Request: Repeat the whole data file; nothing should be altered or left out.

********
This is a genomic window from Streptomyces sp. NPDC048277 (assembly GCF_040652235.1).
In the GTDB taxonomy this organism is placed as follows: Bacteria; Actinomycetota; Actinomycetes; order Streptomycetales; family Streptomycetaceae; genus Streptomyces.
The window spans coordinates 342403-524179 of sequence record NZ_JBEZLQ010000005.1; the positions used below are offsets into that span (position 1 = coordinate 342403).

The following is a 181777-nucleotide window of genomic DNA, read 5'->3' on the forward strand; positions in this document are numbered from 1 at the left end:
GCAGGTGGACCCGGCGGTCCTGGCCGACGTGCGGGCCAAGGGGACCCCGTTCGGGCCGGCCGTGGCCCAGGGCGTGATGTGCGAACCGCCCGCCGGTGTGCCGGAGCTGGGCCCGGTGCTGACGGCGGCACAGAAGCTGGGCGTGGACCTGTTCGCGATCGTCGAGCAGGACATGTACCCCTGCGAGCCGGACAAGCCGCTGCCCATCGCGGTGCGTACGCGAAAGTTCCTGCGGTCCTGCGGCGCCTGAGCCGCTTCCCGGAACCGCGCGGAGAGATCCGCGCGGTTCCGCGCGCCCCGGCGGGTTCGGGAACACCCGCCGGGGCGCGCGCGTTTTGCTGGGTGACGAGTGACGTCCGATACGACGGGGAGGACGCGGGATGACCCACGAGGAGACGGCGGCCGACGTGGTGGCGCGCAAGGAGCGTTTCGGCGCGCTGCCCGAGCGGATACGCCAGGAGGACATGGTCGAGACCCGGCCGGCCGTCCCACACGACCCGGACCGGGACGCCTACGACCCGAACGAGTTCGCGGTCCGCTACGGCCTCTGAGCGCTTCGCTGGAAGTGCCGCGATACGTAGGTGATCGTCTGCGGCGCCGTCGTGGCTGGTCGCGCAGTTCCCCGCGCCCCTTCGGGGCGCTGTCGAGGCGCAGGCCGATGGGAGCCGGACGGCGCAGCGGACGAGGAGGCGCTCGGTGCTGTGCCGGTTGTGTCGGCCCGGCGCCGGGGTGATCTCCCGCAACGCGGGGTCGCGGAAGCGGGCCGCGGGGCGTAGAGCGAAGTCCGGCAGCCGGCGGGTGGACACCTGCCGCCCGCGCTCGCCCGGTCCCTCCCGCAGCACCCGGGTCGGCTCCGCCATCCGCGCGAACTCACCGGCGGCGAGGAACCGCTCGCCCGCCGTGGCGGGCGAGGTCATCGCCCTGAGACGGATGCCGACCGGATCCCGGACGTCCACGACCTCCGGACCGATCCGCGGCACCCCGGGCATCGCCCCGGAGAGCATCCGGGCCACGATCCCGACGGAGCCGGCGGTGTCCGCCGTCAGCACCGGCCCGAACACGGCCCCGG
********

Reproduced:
This is a genomic window from Streptomyces sp. NPDC048277 (assembly GCF_040652235.1).
In the GTDB taxonomy this organism is placed as follows: Bacteria; Actinomycetota; Actinomycetes; order Streptomycetales; family Streptomycetaceae; genus Streptomyces.
The window spans coordinates 342403-524179 of sequence record NZ_JBEZLQ010000005.1; the positions used below are offsets into that span (position 1 = coordinate 342403).

The following is a 181777-nucleotide window of genomic DNA, read 5'->3' on the forward strand; positions in this document are numbered from 1 at the left end:
GCAGGTGGACCCGGCGGTCCTGGCCGACGTGCGGGCCAAGGGGACCCCGTTCGGGCCGGCCGTGGCCCAGGGCGTGATGTGCGAACCGCCCGCCGGTGTGCCGGAGCTGGGCCCGGTGCTGACGGCGGCACAGAAGCTGGGCGTGGACCTGTTCGCGATCGTCGAGCAGGACATGTACCCCTGCGAGCCGGACAAGCCGCTGCCCATCGCGGTGCGTACGCGAAAGTTCCTGCGGTCCTGCGGCGCCTGAGCCGCTTCCCGGAACCGCGCGGAGAGATCCGCGCGGTTCCGCGCGCCCCGGCGGGTTCGGGAACACCCGCCGGGGCGCGCGCGTTTTGCTGGGTGACGAGTGACGTCCGATACGACGGGGAGGACGCGGGATGACCCACGAGGAGACGGCGGCCGACGTGGTGGCGCGCAAGGAGCGTTTCGGCGCGCTGCCCGAGCGGATACGCCAGGAGGACATGGTCGAGACCCGGCCGGCCGTCCCACACGACCCGGACCGGGACGCCTACGACCCGAACGAGTTCGCGGTCCGCTACGGCCTCTGAGCGCTTCGCTGGAAGTGCCGCGATACGTAGGTGATCGTCTGCGGCGCCGTCGTGGCTGGTCGCGCAGTTCCCCGCGCCCCTTCGGGGCGCTGTCGAGGCGCAGGCCGATGGGAGCCGGACGGCGCAGCGGACGAGGAGGCGCTCGGTGCTGTGCCGGTTGTGTCGGCCCGGCGCCGGGGTGATCTCCCGCAACGCGGGGTCGCGGAAGCGGGCCGCGGGGCGTAGAGCGAAGTCCGGCAGCCGGCGGGTGGACACCTGCCGCCCGCGCTCGCCCGGTCCCTCCCGCAGCACCCGGGTCGGCTCCGCCATCCGCGCGAACTCACCGGCGGCGAGGAACCGCTCGCCCGCCGTGGCGGGCGAGGTCATCGCCCTGAGACGGATGCCGACCGGATCCCGGACGTCCACGACCTCCGGACCGATCCGCGGCACCCCGGGCATCGCCCCGGAGAGCATCCGGGCCACGATCCCGACGGAGCCGGCGGTGTCCGCCGTCAGCACCGGCCCGAACACGGCCCCGG